Diary of an estate agent: Chelsea

Will World Cup kick-start a Rio property boom like London’s?
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It’s a beautiful morning in Chelsea as I stroll the short distance from my flat in Smith Street to our office in Cadogan Street. I spend the morning at the coal face, fielding calls and preparing brochures for some super new instructions — a house in Carlyle Square at £8.75 million and one in Royal Avenue at £6.95 million.
I absolutely love Chelsea and know its streets like the back of my hand, having been a broker here since the Eighties. It has a rich history, stunning architecture and cosmopolitan residents, and it hasn’t lost any of the village-y “soul” which makes it so special. Its beating heart is Chelsea Green with its newsagent, fishmonger, greengrocer, pub, boutiques, jewellers and hairdresser.
Strutt & Parker is the sole UK affiliate of Christie’s International Real Estate, an invitation-only club of the best estate agents from around the world — which means my role as partner has taken on a dual element.
I now spend half of my time meeting colleagues from 138 affiliate businesses from the world over, travelling abroad to Christie’s lectures and auctions. I am so lucky — my job has the magical combination of property and fine art, and I couldn’t think of a better way to combine my two great interests.  
I start today with breakfast in the George with our super affiliate from Rio, who is visiting London. We discuss how best to highlight Rio’s property boom ahead of the World Cup.
The day starts with a tour of eight houses with a very elegant lady who was recently divorced from a City bigwig.  He hasn’t behaved well, and I listen with absorbed fascination to her story of betrayal. A Hollywood blockbuster would pale by comparison.
We are looking at houses between £7 million and £10 million overlooking garden squares. Ideally, she needs a self-contained flat in the basement for her hugely untidy teenage son who plays the drums and loves Deep Purple and Chelsea FC manager José Mourinho in equal measure.
Interestingly, 53 per cent of buyers last year from my Chelsea office were English, a combination of internet millionaires, successful corporate lawyers and inherited wealth. Perhaps it’s not too surprising, as the English have always had a love affair with Chelsea, whereas the international community needs convincing about our five- and six-storey houses with no lifts.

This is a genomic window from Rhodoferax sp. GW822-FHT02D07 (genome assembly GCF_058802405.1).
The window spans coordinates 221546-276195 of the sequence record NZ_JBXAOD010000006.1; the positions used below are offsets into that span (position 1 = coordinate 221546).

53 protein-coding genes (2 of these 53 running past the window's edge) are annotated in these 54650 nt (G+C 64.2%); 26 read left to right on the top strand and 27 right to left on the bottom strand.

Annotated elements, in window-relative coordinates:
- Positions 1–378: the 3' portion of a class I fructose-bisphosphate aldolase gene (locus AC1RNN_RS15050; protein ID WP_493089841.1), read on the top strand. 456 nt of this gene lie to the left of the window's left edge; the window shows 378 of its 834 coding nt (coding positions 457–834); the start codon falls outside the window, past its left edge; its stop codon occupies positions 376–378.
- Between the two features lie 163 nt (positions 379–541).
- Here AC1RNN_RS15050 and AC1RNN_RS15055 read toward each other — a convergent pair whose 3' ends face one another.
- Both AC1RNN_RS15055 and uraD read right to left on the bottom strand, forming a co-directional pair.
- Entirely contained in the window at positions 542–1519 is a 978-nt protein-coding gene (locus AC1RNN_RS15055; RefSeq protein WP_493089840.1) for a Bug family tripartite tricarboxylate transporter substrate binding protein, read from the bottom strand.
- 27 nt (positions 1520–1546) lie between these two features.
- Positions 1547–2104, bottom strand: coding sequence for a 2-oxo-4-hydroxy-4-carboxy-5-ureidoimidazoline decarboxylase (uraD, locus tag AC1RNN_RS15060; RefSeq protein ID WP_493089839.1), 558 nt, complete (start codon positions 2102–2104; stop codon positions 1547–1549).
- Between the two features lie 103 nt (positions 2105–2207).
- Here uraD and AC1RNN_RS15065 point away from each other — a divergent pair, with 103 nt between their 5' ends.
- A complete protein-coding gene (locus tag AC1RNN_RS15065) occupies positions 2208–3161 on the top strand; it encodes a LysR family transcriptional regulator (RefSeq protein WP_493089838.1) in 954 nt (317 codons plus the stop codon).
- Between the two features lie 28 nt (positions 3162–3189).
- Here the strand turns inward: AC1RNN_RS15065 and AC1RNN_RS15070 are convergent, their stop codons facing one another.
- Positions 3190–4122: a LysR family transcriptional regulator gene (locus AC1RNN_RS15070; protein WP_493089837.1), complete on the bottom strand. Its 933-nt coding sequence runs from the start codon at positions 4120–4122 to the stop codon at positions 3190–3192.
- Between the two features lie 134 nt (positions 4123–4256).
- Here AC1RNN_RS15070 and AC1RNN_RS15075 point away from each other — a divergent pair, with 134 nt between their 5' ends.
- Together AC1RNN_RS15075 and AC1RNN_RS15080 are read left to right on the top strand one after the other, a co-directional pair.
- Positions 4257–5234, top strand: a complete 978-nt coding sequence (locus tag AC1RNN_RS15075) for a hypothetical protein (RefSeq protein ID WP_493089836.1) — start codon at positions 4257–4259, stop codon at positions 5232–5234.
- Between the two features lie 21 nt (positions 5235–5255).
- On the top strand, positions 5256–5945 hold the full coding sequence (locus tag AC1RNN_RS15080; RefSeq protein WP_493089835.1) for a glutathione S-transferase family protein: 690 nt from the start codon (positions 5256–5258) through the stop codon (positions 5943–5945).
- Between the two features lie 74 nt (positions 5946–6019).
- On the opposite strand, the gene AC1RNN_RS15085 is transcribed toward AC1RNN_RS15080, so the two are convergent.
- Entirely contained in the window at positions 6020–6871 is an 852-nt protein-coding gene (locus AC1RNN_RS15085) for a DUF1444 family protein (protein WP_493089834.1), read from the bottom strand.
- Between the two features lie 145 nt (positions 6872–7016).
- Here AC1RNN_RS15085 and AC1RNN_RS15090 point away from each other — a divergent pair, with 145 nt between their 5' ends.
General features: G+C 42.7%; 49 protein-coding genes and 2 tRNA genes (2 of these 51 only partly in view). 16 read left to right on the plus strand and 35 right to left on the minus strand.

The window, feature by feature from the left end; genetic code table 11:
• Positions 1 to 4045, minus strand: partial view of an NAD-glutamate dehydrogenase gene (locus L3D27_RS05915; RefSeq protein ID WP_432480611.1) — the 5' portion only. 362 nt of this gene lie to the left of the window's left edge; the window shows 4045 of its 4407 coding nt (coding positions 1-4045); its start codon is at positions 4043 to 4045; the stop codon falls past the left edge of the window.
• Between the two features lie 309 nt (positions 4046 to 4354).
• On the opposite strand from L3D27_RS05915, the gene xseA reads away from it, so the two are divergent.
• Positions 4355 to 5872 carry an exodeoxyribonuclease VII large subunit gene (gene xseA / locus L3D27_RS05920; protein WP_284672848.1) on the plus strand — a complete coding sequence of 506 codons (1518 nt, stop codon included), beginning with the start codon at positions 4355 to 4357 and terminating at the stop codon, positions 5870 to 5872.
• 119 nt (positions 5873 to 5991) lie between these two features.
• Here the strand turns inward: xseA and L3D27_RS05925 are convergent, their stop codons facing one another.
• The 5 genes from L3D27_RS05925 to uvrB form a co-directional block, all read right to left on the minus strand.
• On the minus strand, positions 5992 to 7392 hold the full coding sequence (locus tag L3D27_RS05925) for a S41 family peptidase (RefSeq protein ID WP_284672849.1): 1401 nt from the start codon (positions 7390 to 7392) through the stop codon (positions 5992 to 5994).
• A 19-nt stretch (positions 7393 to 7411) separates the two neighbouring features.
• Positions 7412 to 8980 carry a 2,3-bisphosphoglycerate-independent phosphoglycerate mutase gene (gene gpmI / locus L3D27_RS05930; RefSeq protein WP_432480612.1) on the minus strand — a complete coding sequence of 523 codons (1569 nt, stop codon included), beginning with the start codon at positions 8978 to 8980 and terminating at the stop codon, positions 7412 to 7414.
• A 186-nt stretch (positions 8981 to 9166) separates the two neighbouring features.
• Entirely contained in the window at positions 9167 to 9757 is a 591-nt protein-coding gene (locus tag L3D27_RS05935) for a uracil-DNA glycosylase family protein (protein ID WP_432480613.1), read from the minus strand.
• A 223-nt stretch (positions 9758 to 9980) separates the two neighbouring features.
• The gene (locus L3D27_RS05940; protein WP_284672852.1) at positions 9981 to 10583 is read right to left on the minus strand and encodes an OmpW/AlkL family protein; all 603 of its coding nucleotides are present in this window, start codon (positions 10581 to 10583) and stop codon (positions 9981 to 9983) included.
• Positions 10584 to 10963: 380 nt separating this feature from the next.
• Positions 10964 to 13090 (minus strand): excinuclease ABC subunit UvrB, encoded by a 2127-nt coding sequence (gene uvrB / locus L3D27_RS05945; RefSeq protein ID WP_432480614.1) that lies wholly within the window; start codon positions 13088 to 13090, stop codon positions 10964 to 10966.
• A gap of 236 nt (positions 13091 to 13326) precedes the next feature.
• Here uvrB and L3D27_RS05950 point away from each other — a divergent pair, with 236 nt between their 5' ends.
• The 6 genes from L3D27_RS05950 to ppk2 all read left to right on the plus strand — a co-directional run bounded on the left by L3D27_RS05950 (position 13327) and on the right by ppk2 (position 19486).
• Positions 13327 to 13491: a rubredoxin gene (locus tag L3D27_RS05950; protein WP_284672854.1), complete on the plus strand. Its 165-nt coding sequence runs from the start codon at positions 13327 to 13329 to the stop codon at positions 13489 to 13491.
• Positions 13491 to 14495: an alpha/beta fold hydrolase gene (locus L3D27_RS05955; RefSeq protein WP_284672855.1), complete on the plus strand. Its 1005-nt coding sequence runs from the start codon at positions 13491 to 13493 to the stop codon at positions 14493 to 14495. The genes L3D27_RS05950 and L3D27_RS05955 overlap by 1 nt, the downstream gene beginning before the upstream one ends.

We host a press briefing over afternoon tea at our Hill Street head office in Mayfair alongside Christie’s International Real Estate to launch our new Luxury Defined report. I’m one of the speakers and despite feeling nervous, I enjoy the chance to discuss our fast-changing property market, in the UK and abroad. It’s a very high-calibre group of international journalists, so I’m pleased I did my homework.
I prepare for next week’s trip to Barcelona, where five of us will attend the Christie’s International Real Estate global conference. I know we have a treat in store, as one of the speakers is the unbelievably charismatic Daniel Libeskind, the renowned and revered architect who is rebuilding the World Trade Centre site in New York. 
Off to lunch with a stunning and very nice supermodel who is deciding where to buy. She finds Chelsea “too obvious”, Knightsbridge “too posh”, Kensington “too family”, Notting Hill “too media”, Mayfair “too rarefied” and Fulham “too far away”. Clearly I have my work cut out with this one.  Lunch for her is a lettuce leaf and I’m still hungry after a Caesar salad. 
This afternoon, one of my colleagues gets stuck for 45 minutes in the lift of a building in Cadogan Gardens with a claustrophobic Greek buyer. We call in the fire brigade, who manage to winch the ancient lift into action and our colleague and his buyer to safety. The lady is last seen, composed again, causing a sensation on the street in her Dior outfit. There’s never a dull moment.
  • Lulu Egerton is a partner at Strutt & Parker in Chelsea (020 7225 3866).​

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